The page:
Because we where initially a little to lazy to figure out how to add all the M-codes in the Gcode file automatically we evolved into continuous single line printers (more poetically: 'one liners'). I added an ON Gcode in the beginning and an OFF at the end, for the rest of the print it's actually continuously extruding. On later extruders we completely omitted the solenoid and just plug-in the air at the right moment. KISS all the way :). For someone handy with scripting this should be easily solvable and I think it should be rather easy to customize Makerbot's frostruding scripts that post-process Gcode but we just found interesting ways to design around the issue and work with continuous prints and somehow it feels more natural to do this for me and actually design for the process (works nicely for plastics too when printing at 0,5mm). Will post more on that in the future. This also makes sense because clay prints are much more sensitive towards start/stop actions and the speed/direction of non printing moves. The print stays highly plastic during the whole print job and some ooze on your nozzle can easily disrupt a print when the head travels over already printed lines. Switching air pressure behind a body of clay does also not result in reliable repeatable material flow rates.


But there are also designs for objects on the drawing board at the moment that really need an extruder that can be turned on/off reliably so therefore we keep on searching for one.

In the meanwhile I made some improvements to the system since the Claystruder 1.1 version I posted on Thingiverse. The main one being the decoupling of the nozzle (a polyprop tapered tip) and the syringe. This simple change solves the issues with swapping syringes on long prints. If you have the nozzle attached to the syringe directly, like on the Frostruder, each time you want to swap a syringe you also remove and refit the nozzle with it and its very hard to get that syringe+nozzle back in the exact same spot again. Your nozzle is not often straight so even a slight rotation can put it a millimeter off. So if you continue your print (on Rapman its fairly easy to pause and restart a print) it will continue in a different spot. The solution is easy, make sure your nozzle stays in its place on the print head carriage when you remove the syringe. I use a small luer-lock male-female extension bit (from my favorite source) that is glued in the printhead (a simple mount). The nozzle is fixed to one end and the syringe screws in the back. This feature should be part of any paste extruder that uses syringes since it solves a lot of trouble with multi-syringe prints.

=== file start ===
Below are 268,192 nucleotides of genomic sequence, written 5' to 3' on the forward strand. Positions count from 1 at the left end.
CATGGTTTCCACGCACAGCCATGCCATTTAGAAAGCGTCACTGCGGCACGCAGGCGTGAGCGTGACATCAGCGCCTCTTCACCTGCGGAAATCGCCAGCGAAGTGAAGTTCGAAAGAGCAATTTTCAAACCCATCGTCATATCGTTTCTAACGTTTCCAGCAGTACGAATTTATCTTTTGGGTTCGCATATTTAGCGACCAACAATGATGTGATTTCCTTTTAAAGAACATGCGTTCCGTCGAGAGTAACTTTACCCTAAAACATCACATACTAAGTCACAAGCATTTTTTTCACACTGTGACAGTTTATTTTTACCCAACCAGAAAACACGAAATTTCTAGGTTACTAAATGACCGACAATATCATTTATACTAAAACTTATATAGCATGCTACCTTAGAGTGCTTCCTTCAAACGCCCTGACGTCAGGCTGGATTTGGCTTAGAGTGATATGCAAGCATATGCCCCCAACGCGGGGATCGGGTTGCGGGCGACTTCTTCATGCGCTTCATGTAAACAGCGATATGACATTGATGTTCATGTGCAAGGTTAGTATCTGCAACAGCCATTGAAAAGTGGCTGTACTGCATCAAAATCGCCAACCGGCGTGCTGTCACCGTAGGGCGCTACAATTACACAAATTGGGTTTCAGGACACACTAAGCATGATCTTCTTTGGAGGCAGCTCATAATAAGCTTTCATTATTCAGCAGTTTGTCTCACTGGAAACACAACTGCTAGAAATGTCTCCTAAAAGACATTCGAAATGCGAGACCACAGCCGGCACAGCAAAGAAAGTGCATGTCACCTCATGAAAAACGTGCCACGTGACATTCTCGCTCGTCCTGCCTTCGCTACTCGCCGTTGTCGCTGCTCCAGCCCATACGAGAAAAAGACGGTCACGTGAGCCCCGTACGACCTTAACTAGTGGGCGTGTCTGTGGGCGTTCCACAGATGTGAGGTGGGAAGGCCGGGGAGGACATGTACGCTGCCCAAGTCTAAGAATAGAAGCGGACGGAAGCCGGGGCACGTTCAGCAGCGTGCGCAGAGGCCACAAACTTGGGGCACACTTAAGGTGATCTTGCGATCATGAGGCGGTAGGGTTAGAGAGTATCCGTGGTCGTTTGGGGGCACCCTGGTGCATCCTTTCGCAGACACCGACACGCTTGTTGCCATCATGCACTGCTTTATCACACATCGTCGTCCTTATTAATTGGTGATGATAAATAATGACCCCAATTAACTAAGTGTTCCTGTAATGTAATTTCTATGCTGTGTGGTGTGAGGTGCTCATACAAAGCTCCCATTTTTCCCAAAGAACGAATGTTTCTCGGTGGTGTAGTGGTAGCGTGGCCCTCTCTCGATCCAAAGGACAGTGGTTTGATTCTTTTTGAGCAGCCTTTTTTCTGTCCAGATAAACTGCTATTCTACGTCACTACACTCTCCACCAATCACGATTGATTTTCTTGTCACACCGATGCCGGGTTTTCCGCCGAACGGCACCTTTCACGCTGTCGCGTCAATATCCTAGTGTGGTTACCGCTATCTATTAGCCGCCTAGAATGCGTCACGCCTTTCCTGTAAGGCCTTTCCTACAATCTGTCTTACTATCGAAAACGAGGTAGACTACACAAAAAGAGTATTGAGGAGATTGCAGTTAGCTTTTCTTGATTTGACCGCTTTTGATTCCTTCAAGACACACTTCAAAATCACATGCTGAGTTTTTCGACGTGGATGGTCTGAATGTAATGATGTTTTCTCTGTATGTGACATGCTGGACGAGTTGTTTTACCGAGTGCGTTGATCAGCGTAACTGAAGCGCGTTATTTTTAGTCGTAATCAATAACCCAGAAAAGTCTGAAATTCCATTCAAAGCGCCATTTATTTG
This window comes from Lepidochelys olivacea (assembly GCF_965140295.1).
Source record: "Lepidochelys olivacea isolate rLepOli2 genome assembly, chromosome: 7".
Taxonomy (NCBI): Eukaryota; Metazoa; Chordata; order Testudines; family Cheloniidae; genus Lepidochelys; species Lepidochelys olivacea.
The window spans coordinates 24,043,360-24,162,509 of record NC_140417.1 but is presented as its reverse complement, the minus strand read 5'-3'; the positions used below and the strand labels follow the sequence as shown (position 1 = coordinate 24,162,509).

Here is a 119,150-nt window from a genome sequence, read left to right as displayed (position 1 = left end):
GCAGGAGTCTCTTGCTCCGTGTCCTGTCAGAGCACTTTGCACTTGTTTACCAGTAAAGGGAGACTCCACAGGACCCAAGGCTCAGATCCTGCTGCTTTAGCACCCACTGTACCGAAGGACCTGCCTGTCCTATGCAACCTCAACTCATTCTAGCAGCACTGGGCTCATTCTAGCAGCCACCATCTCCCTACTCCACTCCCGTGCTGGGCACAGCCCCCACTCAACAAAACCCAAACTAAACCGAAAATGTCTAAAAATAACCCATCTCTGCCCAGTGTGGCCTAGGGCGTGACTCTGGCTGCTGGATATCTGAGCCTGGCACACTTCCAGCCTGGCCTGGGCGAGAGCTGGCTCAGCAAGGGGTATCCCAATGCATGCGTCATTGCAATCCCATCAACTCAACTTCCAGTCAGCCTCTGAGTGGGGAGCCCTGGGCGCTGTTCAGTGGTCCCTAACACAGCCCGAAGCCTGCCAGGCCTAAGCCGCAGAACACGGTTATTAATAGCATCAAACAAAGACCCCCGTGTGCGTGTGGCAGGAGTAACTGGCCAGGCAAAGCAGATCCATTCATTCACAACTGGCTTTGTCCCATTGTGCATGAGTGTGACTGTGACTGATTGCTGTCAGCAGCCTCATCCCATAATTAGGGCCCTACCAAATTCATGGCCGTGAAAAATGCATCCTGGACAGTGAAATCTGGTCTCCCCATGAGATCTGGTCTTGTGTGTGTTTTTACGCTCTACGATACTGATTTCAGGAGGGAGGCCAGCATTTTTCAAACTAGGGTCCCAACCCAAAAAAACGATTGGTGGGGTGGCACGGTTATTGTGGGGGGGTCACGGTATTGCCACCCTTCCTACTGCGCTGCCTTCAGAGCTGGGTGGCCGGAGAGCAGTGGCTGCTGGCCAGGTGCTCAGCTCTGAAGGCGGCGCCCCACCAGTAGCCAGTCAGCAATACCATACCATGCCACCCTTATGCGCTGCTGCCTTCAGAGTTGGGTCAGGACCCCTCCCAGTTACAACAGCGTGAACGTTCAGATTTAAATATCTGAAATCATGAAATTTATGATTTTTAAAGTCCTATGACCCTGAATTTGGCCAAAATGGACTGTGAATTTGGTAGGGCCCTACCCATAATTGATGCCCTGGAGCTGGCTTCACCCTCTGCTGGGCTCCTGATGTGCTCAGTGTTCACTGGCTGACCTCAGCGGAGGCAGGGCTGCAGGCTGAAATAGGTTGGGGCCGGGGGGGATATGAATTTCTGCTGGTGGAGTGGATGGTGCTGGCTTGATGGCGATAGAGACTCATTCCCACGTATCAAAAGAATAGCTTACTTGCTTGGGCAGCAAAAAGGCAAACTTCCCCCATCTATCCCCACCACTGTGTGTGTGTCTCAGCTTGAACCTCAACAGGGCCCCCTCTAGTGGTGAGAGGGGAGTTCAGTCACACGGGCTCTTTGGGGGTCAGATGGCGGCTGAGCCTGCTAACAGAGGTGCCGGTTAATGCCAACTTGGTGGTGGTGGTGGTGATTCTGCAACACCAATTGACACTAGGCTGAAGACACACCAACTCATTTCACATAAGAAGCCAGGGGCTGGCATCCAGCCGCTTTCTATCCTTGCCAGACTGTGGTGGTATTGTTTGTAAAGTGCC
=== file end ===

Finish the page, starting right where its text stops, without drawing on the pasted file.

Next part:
Luer-Lock Syringe + Female/Male adapter + Tapered Tip

Claystruder 1.5, bottom and top halves 

There is also a set of windows in the barrel holder that allow you to guard the level better.

Claystruder 1.5, paste level window 

Claystruder 1.5, tip mount

For this extruder I also designed a syringe adapter head that can be easily twisted on syringes and can withstand (depending on print quality) pressure up to 6 bar by adding bolts and washers as reinforcement. This file can be found on thingiverse here and is usable for many applications, it's also a much better replacement for the awkward system with screws on the Frostruder. Warning! I have operated this part and standard medical syringes at pressures up to 6 bar without issues but I guess this is close to the limit. Your millage may vary and I am not responsible if stuff explodes and harms you, your family, your dog or anything else.

Syringe Adapter Head on Makerbot

Syringe Adapter Head

This Claystruder is simpler than the quick and dirty first version and also more modular so that the parts like the adapter head can be used in other applications/ extruders. You can find the files here: http://www.thingiverse.com/thing:21788. At the moment there is no place for a solenoid because we don't use them but maybe I find time to add it in the same modular fashion.


In older BfB firmware one was able to on-the-fly adjust the print speed (not extruder RPM), this was very handy to adjust for material flow changes but unfortunately that feature has gone in recent BfB FW and my pleas to add it again are not heard. The old firmwares were too buggy in SD card reading etc, some machines refused to run on old FW without dreadful resets. So now the only way to compensate is to adjust pressure which is not as easy, especially when lowering the pressure it can take a few minutes for the pressure to lower in the system. I bought high quality pressure regulators which are much better than the ones on most (cheap) compressors. You can also place them much closer to your machine and it allows (the reason I got them in the first place) to run multiple printers from one source of compressed air. By the way, you use so few air that we managed to do a whole one week workshop with 15 students on a single charge of a large compressor.


Pressure Regulators


Two machines printing (nr 3 visible on the left)

Large print

So the good and bad points of the time-pressure method:

Advantages
-Simple straight forward design, the ease of construction of the extruder.
-Nearly instantaneous start/stop capability.
-Easy to clean.
-The extrusion is pulsation free in contrast with many other potential systems that use a pump.
Disadvantages
-Incompatibility with most RepRap electronics, Gcode processors etc which is a big issue but not impossible to solve.